From Mysterium Cosmographicum:

I don't work with lead, but straw can become gold too. Takes a good spinning wheel.

From Mysterium Cosmographicum:

I don't work with lead, but straw can become gold too. Takes a good spinning wheel.

I don't work with lead, but straw can become gold too. Takes a good spinning wheel.

and the way done (The Royal Orb Way) it is dimensionless.13.4/1836.15 = 0.00729787871361

The band around the orb illustrates the electron of course!

Well, I know that Feynman's number was, as he said, "close to 0.08542455." And he also said "My physicist friends won't recognize this number, because they like to remember it as the inverse of its square: about 137.03597 with an uncertainty of about 2 in the last decimal place."

So maybe that is a hint too. I wish others luck with this - will watch from a safe distance - maybe a few parsecs from here. :)

**

Actually I will provide another answer though.

If we flip the work on my previous post and divide 1836.15 by 13.4, we get

137.02611940298507

That is very close.

So maybe that is a hint too. I wish others luck with this - will watch from a safe distance - maybe a few parsecs from here. :)

**

Actually I will provide another answer though.

If we flip the work on my previous post and divide 1836.15 by 13.4, we get

137.02611940298507

That is very close.

if done accurately the Royal Orb Way is off by \(\frac{\alpha_{C}-\alpha_{Royal}}{\alpha_{C}}=0.0161\%\) from CODATA. I would trust the Queen, so CODATA is off by 0.0161% .

we can use this method also to calculate such things as very precise ionization energy without having to relay on obscure methods. We should trust Kepler

"Sommerfeld, in 1916, solved the relativistic Kepler problem and using the old quantum theory, as it later christened, accounted precisely for the splitting."

Old quantum is good, ancient quantum even better. And the Modern Fashion?

However to get excellent fit to the experimental observations do not forget the Lamb shift adjustment (tilting of the cross)

For example for copper (29) I get 11577 electron volts in ionization energy before Lamb shift when using the Kepler cross in relativistic calculations. This is a few electron volts off experimental values. After Lamb shift adjustment I get a value very close to the experimental value of 11568.

Tips 10: Do not forget to look further into the packing of the Platonic solids.

"Sommerfeld, in 1916, solved the relativistic Kepler problem and using the old quantum theory, as it later christened, accounted precisely for the splitting."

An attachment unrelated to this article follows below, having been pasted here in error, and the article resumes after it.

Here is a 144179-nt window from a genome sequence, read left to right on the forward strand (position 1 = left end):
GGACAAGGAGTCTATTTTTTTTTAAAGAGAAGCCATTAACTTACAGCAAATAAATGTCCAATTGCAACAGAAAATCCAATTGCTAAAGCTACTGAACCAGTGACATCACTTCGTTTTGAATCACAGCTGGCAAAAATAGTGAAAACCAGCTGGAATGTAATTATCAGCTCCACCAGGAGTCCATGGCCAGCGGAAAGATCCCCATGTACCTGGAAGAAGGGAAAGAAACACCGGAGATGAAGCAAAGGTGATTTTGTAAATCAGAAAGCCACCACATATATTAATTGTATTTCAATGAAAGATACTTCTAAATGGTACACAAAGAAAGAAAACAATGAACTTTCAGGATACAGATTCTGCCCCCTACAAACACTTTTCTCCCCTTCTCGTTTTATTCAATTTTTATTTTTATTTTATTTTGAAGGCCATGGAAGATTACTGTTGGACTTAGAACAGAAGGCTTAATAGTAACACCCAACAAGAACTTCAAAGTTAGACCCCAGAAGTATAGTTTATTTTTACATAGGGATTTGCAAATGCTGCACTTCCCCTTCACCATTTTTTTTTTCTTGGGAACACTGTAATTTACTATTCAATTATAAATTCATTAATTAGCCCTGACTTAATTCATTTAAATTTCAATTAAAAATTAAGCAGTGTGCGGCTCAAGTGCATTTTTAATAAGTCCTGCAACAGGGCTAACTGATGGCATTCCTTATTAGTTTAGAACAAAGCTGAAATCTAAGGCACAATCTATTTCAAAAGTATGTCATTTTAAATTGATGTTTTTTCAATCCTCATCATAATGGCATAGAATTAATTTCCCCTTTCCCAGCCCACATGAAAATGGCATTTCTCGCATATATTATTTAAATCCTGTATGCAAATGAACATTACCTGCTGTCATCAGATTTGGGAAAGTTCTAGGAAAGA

Old quantum is good, ancient quantum even better. And the Modern Fashion?

However to get excellent fit to the experimental observations do not forget the Lamb shift adjustment (tilting of the cross)

For example for copper (29) I get 11577 electron volts in ionization energy before Lamb shift when using the Kepler cross in relativistic calculations. This is a few electron volts off experimental values. After Lamb shift adjustment I get a value very close to the experimental value of 11568.

Tips 10: Do not forget to look further into the packing of the Platonic solids.

On the Platonic solids, for the most efficient packing, we might convert 0.08542455 in a percent and see if each one is 8.542455% smaller than the one preceding (enveloping) it does that work?

See the schematic I posted earlier.

See the schematic I posted earlier.

There is a direct connection between low discrepancy sequences used in Monte Carlo sampling in finance, and sphere packing. The orange pyramid is the most dense regular packing, in higher dimensions it's still an open problem.

Nice paper:

Dense Packings of Polyhedra: Platonic and Archimedean Solids

S. Torquato, Y. Jiao (2009) See links to additional work by the authors also.

Abstract:

We formulate the problem of generating dense packings of nonoverlapping, non-tiling polyhedra within an adaptive fundamental cell subject to periodic boundary conditions as an optimization problem, which we call the Adaptive Shrinking Cell (ASC) scheme. This novel optimization problem is solved here (using a variety of multi-particle initial configurations) to find the dense packings of each of the Platonic solids in three-dimensional Euclidean space R3 , except for the cube, which is the only Platonic solid that tiles space. We find the densest known packings of tetrahedra, icosahedra, dodecahedra, and octahedra with densities 0.823, 0.836, 0.904, and 0.947, respectively. It is noteworthy that the densest tetrahedral packing possesses no long-range order. Unlike the densest tetrahedral packing, which must not be a Bravais lattice packing, the densest packings of the other non-tiling Platonic solids that we obtain are their previously known optimal (Bravais) lattice packings. We also derive a simple upper bound on the maximal density of packings of congruent nonspherical particles, and apply it to Platonic solids, Archimedean solids, superballs and ellipsoids. Our simulation results, rigorous upper bounds, and other theoretical arguments lead us to the conjecture that the densest packings of Platonic and Archimedean solids with central symmetry are given by their corresponding densest lattice packings. In addition, we conjecture that the optimal packing of any convex, congruent polyhedron without central symmetry generally is not a lattice packing.

Dense Packings of Polyhedra: Platonic and Archimedean Solids

S. Torquato, Y. Jiao (2009) See links to additional work by the authors also.

Abstract: